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Insurer’s Contract To Trim Scans Called Illegal

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It seems that Blue Cross Blue Shield of Delaware (BCBSD) hired a company that guaranteed it could save the insurer 20 percent on cardiac nuclear imaging exams and other high-tech scans.

Well, there’s only one way the contractor could do that, right? Disallow payment for as many such tests as possible.

An investigation by Delaware’s Department of Insurance found that the contractor denied payment too often. Further, the department says, the contract violated state law.

Here’s the story, according to The News Journal, a newspaper in New Castle County, Delaware: In July 2009, BCBSD contracted with MedSolutions, a medical cost management company from Franklin, Tennessee, to review claims before doctors were allowed to administer high-tech scans, including knee MRI and CT brain scans.

The contract contained financial penalties if MedSolutions didn’t reach a target of 20 percent savings. That provision, according to the Department of Insurance, violated state law.

The department’s report also criticized BCBSD and MedSolutions for denying 24 percent of requests to pay for nuclear stress tests.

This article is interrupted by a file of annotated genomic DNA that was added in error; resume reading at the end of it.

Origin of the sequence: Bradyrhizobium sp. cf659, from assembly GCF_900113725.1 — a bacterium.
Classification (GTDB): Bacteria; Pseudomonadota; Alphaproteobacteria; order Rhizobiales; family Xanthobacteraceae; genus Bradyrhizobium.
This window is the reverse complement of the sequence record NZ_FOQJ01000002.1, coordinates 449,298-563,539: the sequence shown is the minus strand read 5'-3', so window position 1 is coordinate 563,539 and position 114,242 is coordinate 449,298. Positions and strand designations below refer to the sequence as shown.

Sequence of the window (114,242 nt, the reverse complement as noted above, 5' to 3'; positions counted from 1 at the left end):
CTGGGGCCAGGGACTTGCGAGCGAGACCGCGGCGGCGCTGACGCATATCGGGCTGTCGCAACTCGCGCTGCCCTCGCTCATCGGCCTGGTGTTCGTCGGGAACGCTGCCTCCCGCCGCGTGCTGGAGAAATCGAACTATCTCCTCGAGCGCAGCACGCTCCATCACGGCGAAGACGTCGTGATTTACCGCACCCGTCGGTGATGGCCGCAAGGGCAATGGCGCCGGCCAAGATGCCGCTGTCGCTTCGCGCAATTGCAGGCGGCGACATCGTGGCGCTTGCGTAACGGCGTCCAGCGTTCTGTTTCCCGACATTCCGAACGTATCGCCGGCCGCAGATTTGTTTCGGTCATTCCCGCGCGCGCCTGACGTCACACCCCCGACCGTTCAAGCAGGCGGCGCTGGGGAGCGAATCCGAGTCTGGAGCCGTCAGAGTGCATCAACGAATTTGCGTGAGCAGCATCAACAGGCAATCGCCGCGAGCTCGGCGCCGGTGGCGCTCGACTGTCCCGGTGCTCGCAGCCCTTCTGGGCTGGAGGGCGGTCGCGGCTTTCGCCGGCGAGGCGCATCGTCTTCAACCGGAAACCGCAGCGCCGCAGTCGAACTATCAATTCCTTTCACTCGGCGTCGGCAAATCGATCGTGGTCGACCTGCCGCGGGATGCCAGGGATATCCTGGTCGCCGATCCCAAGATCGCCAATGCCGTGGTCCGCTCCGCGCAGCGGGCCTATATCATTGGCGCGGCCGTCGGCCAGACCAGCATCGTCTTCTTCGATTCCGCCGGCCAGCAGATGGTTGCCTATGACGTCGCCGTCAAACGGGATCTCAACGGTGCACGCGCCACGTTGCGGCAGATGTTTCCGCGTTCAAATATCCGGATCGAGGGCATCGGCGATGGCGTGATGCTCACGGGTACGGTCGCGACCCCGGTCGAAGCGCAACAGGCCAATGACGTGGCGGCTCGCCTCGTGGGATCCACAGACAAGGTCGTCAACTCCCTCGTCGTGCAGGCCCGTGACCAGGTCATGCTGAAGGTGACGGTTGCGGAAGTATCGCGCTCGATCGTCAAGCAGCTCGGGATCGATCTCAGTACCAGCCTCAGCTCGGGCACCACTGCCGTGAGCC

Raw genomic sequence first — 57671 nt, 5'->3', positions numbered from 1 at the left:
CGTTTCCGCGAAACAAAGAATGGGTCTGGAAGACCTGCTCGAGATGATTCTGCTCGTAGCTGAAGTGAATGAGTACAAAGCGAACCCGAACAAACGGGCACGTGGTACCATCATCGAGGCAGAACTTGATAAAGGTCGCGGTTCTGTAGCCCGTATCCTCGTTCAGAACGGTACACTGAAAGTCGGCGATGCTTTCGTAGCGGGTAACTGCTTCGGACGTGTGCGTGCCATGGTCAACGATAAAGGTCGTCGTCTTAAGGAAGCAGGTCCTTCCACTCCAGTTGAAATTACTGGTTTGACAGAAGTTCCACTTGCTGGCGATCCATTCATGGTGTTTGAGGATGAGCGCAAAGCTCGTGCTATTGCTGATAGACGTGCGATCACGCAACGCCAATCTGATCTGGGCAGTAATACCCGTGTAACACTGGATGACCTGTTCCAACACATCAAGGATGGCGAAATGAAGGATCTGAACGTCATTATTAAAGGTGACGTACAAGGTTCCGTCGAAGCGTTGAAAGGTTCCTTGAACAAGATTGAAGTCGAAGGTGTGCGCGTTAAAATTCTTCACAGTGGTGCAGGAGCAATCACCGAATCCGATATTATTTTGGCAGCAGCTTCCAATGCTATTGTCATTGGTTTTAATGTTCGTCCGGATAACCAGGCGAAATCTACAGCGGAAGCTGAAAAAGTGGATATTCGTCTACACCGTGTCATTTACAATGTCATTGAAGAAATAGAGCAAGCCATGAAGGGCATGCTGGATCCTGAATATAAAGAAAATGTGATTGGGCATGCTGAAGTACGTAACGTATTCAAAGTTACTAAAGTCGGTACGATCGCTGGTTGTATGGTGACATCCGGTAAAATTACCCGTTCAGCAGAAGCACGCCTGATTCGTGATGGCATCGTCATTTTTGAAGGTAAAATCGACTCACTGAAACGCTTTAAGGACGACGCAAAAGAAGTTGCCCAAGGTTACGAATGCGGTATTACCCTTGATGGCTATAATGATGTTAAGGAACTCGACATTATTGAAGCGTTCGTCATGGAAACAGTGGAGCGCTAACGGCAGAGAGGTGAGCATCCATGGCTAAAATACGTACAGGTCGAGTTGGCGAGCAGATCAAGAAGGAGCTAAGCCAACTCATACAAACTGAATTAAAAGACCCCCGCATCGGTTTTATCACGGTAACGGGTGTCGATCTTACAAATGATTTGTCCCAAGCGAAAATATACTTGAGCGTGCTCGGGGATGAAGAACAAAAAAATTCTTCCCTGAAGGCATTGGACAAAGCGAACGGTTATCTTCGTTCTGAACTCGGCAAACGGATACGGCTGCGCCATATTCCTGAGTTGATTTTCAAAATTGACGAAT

The department hired Marc Tecce, MD, a cardiologist at Thomas Jefferson University in Philadelphia, to review BCBSD records. Dr. Tecce said MedSolutions’ standards for approving nuclear stress tests were stricter than those of the American College of Cardiology (ACC), the American Heart Association, and the American College of Radiology—and were not appropriate for high-risk patients.

BCBSD issued a statement saying that in March 2010 it reviewed its preauthorization protocols for high-tech imaging and made several changes easing restrictions.

The savings guarantee was deleted from the MedSolutions contract last summer, during the investigation.

MedSolutions is unrepentant. A statement on its Web site says a 2009 study by the ACC itself found that as many as 29 percent of nuclear stress tests either were found to be inappropriate or could not be definitively determined to be appropriate. “MedSolutions helps ensure that unnecessary, expensive, and potentially harmful testing is avoided,” the statement says.

It also said that the ACC guidelines were flawed and that “61 percent of the physicians involved in the creation of the ACC’s nuclear cardiac guidelines reported a conflict of interest.”

Related seminar: Cardiac Imaging


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One Response to “Insurer’s Contract To Trim Scans Called Illegal”

  1. Radiology Daily»AlertArchive » Blue Cross Reignites Prior-Authorization Battle on October 7th, 2011 at 10:03 am

    […] Cross Blue Shield of Delaware (BCBSD) got in trouble last year when a claims administrator that it hired, MedSolutions of Franklin, Tennessee, denied 24 percent […]